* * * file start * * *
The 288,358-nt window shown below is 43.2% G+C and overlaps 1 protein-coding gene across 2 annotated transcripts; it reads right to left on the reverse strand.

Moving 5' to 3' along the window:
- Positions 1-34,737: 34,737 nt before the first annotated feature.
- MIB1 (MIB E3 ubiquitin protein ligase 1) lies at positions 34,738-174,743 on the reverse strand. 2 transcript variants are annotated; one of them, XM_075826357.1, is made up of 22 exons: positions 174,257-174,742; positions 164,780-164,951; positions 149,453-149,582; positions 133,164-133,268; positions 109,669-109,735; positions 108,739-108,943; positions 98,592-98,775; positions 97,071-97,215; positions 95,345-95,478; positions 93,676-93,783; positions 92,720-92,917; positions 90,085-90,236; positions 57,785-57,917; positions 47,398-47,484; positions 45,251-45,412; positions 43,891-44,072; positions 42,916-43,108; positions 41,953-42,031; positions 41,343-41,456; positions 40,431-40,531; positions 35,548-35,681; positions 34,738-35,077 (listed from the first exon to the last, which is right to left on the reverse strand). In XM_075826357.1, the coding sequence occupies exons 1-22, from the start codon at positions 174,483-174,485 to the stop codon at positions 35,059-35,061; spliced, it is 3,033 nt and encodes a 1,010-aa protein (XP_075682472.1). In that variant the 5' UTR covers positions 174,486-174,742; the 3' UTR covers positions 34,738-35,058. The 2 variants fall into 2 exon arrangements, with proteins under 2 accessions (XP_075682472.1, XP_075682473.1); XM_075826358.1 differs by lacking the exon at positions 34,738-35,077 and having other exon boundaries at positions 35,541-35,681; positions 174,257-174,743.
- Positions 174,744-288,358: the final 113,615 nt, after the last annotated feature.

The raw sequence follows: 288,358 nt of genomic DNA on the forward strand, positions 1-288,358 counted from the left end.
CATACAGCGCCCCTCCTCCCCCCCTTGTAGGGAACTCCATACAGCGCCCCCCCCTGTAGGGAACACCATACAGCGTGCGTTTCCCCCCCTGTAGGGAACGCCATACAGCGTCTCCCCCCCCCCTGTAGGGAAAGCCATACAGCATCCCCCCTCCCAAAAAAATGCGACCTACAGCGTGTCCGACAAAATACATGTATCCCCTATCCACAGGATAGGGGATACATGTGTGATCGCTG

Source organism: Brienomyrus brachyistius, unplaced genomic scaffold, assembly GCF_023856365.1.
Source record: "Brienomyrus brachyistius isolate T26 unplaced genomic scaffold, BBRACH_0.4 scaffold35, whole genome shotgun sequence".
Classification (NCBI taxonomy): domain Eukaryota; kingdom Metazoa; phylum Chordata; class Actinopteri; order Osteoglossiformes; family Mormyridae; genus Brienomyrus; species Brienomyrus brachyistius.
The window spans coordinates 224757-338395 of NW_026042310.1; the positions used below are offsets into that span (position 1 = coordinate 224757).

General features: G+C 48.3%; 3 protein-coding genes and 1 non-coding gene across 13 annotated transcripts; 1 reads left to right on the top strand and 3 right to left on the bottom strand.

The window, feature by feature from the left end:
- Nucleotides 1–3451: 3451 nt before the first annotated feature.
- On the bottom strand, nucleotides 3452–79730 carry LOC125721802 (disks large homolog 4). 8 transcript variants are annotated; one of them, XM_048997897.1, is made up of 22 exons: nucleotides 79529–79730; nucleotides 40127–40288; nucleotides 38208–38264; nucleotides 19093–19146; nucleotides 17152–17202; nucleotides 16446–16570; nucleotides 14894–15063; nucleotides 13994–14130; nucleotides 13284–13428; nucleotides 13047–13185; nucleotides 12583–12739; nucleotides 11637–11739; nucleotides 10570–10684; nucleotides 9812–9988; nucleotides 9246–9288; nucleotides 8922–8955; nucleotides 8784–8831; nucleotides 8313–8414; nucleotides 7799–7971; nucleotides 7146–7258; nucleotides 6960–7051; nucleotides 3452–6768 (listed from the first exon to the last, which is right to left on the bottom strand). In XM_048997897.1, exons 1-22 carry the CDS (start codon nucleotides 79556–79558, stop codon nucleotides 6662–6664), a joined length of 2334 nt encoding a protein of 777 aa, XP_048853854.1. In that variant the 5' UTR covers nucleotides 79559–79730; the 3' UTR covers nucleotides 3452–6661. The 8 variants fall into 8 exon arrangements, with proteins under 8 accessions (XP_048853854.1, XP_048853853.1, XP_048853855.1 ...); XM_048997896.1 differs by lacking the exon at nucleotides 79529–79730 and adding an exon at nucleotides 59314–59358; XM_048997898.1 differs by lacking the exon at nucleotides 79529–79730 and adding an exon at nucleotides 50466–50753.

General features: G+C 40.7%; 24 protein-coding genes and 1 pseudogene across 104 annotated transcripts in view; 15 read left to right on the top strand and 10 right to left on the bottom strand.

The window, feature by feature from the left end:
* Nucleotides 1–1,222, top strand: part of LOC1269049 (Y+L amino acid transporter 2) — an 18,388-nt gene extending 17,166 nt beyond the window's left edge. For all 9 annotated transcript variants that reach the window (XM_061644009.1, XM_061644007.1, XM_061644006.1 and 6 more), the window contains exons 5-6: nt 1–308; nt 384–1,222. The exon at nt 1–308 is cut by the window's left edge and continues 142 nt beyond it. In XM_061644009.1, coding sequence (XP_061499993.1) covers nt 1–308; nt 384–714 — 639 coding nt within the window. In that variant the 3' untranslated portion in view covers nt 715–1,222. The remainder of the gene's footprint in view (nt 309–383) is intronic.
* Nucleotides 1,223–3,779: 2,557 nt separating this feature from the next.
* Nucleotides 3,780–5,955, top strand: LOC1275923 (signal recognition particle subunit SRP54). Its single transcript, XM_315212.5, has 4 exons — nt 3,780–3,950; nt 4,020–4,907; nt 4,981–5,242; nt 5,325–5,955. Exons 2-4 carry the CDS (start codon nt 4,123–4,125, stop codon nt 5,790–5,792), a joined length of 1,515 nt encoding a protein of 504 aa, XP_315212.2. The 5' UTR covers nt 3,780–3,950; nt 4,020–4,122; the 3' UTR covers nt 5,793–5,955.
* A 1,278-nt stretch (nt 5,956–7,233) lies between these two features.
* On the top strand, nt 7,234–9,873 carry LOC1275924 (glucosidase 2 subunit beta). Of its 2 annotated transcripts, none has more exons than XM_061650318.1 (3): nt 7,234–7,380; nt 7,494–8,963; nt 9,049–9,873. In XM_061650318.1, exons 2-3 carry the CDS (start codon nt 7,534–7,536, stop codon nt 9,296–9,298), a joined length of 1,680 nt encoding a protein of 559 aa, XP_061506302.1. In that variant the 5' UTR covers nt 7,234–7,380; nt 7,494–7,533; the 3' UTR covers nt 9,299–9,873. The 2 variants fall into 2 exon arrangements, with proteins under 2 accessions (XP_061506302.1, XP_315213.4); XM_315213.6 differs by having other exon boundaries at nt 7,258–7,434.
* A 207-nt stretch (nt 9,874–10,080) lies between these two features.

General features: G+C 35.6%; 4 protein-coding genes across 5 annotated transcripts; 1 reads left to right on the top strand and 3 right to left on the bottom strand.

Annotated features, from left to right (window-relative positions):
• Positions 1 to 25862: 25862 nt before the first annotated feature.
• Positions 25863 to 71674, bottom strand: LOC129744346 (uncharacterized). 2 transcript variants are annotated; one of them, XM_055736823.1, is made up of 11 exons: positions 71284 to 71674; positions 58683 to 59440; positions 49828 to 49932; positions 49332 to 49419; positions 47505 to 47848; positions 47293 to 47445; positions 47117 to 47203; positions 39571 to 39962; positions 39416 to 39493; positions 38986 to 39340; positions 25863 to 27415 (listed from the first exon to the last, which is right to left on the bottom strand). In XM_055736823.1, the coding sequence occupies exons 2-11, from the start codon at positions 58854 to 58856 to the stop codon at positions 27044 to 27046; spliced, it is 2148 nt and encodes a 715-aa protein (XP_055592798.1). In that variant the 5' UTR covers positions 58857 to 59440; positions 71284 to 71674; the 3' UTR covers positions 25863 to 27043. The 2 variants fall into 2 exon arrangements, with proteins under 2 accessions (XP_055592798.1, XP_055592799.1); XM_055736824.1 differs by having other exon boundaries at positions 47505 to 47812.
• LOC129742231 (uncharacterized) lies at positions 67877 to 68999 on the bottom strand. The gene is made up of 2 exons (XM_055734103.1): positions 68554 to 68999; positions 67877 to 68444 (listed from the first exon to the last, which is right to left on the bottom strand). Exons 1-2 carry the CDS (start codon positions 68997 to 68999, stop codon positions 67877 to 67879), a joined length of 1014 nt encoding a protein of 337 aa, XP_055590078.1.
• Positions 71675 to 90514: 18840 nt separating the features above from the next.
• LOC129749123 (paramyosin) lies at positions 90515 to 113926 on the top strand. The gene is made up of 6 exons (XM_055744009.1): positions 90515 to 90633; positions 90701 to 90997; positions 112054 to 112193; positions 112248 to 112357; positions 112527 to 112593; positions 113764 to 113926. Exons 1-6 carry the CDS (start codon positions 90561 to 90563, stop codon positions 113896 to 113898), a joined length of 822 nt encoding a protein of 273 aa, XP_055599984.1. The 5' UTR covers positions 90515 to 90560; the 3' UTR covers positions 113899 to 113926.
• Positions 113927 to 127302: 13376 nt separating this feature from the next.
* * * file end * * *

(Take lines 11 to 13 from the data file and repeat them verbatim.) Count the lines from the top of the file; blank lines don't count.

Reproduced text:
The window spans coordinates 224757-338395 of NW_026042310.1; the positions used below are offsets into that span (position 1 = coordinate 224757).

General features: G+C 48.3%; 3 protein-coding genes and 1 non-coding gene across 13 annotated transcripts; 1 reads left to right on the top strand and 3 right to left on the bottom strand.

The window, feature by feature from the left end: